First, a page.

The Shout Magazine (New Zealand)

International visitors spent $10.8bn – an increase of $8.8bn

International visitors spent $10.8bn – an increase of $8.8bn

New figures confirm the tourism industry is recovering strongly, and making a major contribution to the New Zealand economy reports Tourism Industry Aotearoa and StatsNZ.              

Statistics NZ’s annual Tourism Satellite Account shows that for the year to March 2023, tourism was generating $37.7 billion from visitor spending, even though this period was still in the early stages of Covid recovery. 

“These figures are historic but what they show is that tourism operators did an amazing job to get up and running after our borders fully opened and as international visitors returned, they were contributing billions of dollars to our economy,” Tourism Industry Aotearoa Chief Executive, Rebecca Ingram says. 

By March 2023,  tourism – directly and indirectly – was contributing 6.2 per cent of New Zealand’s GDP. 

International visitors spent $10.8 bn, an increase of $8.8 bn from the previous year which was a strong result given the time frame and the significant rebuild underway by operators.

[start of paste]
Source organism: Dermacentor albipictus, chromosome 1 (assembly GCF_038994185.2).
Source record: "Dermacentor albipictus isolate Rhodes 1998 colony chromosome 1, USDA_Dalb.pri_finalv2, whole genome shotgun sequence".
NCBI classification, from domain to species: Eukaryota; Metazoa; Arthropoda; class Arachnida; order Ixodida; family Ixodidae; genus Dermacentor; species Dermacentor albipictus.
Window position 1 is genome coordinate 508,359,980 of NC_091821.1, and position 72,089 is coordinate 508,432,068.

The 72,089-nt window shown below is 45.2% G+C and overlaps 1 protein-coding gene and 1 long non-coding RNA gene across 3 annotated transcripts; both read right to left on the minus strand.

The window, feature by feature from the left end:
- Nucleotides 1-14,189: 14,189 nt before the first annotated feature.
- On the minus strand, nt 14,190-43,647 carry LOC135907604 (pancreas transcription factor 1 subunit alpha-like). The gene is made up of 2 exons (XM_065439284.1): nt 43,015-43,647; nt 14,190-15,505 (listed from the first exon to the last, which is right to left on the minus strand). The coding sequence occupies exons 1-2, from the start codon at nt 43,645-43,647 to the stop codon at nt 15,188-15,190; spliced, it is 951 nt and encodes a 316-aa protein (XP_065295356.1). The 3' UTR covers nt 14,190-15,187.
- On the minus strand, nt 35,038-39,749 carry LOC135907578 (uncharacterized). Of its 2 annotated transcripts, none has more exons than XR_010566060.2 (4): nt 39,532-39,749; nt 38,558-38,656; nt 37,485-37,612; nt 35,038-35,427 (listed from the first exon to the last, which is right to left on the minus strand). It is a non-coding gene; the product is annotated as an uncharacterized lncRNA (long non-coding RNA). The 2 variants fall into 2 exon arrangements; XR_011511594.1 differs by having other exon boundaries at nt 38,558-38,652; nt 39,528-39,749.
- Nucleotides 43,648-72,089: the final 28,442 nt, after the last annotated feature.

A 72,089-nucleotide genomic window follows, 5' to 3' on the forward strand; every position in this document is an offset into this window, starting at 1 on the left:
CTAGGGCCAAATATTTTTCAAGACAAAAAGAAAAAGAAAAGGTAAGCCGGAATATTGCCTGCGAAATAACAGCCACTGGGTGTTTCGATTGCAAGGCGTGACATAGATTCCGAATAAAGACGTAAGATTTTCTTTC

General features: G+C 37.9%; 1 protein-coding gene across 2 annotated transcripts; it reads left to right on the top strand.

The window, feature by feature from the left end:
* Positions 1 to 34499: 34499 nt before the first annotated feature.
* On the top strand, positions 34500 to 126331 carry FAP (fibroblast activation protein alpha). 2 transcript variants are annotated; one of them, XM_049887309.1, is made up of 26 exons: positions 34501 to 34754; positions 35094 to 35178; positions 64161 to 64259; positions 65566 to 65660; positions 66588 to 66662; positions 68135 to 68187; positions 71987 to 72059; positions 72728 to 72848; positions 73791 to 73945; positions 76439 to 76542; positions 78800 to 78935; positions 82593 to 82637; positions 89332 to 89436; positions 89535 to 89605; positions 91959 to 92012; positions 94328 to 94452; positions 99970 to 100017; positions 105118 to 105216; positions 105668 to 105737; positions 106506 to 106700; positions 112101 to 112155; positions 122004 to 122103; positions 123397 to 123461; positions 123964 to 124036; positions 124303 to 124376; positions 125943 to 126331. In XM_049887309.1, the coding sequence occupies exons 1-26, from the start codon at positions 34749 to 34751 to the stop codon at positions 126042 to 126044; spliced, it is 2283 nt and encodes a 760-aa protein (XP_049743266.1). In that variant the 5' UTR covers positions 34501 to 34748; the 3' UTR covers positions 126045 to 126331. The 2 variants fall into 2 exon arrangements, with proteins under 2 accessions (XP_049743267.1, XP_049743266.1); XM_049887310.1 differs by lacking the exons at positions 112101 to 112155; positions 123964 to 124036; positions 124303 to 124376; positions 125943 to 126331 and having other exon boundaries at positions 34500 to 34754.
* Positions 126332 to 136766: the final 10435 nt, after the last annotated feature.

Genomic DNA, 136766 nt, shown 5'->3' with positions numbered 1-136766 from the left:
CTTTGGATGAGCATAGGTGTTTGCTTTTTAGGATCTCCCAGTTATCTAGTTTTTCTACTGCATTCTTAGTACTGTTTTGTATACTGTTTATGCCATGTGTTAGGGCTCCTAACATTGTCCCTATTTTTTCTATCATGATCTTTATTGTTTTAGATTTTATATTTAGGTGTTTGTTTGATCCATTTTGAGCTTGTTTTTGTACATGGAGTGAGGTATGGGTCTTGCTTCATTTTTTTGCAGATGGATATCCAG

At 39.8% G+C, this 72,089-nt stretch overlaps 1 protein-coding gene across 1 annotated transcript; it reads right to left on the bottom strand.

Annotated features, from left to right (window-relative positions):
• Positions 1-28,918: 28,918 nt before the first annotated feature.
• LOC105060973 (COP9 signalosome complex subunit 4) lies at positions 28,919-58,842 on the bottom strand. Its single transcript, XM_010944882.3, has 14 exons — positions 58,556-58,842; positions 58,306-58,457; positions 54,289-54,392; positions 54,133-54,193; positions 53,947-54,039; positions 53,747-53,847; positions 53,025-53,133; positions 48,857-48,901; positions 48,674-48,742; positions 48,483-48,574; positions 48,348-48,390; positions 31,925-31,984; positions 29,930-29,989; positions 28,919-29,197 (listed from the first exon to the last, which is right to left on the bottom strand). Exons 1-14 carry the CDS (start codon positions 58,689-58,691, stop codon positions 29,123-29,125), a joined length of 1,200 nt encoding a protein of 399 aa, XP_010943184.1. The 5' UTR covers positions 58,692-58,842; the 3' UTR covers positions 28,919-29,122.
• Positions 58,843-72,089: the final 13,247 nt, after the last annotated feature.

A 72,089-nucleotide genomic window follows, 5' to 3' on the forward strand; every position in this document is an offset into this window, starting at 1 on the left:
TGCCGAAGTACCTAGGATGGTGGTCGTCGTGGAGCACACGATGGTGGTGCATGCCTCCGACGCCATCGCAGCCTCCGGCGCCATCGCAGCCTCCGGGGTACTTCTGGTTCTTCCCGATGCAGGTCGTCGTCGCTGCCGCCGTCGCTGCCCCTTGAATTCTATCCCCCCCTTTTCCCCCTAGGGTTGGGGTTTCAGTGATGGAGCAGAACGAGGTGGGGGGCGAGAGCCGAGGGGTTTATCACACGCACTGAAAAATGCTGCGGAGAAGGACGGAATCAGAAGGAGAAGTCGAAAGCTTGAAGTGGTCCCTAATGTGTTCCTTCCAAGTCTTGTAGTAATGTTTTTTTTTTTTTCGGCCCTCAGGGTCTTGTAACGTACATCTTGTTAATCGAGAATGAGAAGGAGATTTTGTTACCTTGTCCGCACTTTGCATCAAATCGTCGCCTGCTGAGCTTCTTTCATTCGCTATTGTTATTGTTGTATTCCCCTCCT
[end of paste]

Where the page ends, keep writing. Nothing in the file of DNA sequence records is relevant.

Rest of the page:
“While this data gives us a read on last summer, anecdotal feedback from tourism operators this summer is very positive, tourism businesses are buoyant, and the signs are that we can look forward to contributing even more strongly to the country’s economic wellbeing when this data is published again.”

Ms Ingram also acknowledged the underpinning support of domestic tourism, which spent $26.9bn in the year to March 2023 – above pre-Covid levels.

“This reinforces the importance of our New Zealand visitors, who continued to do something new  after borders opened,” she said.

 According to the Satellite Account, tourism is one of the country’s largest employers. Directly and indirectly, tourism supported 317,514 jobs in March 2023, “which means even at that time, tourism was supporting 11.3 per cent of the country’s entire jobs market,” Ms Ingram said.

Ms Ingram noted that the Satellite Account was normally published in December and urged the Government to prioritise this and other core tourism data.

“For tourism in New Zealand to develop sustainably, we need fundamental information about our performance, this ensures we can manage our industry well,’’ she said.

“The TSA’s data is vital for understanding tourism. It informs both the public and private sectors and underpins decision-making. The data available for tourism must be improved so we understand the current state of the industry much more deeply than we are currently do.”

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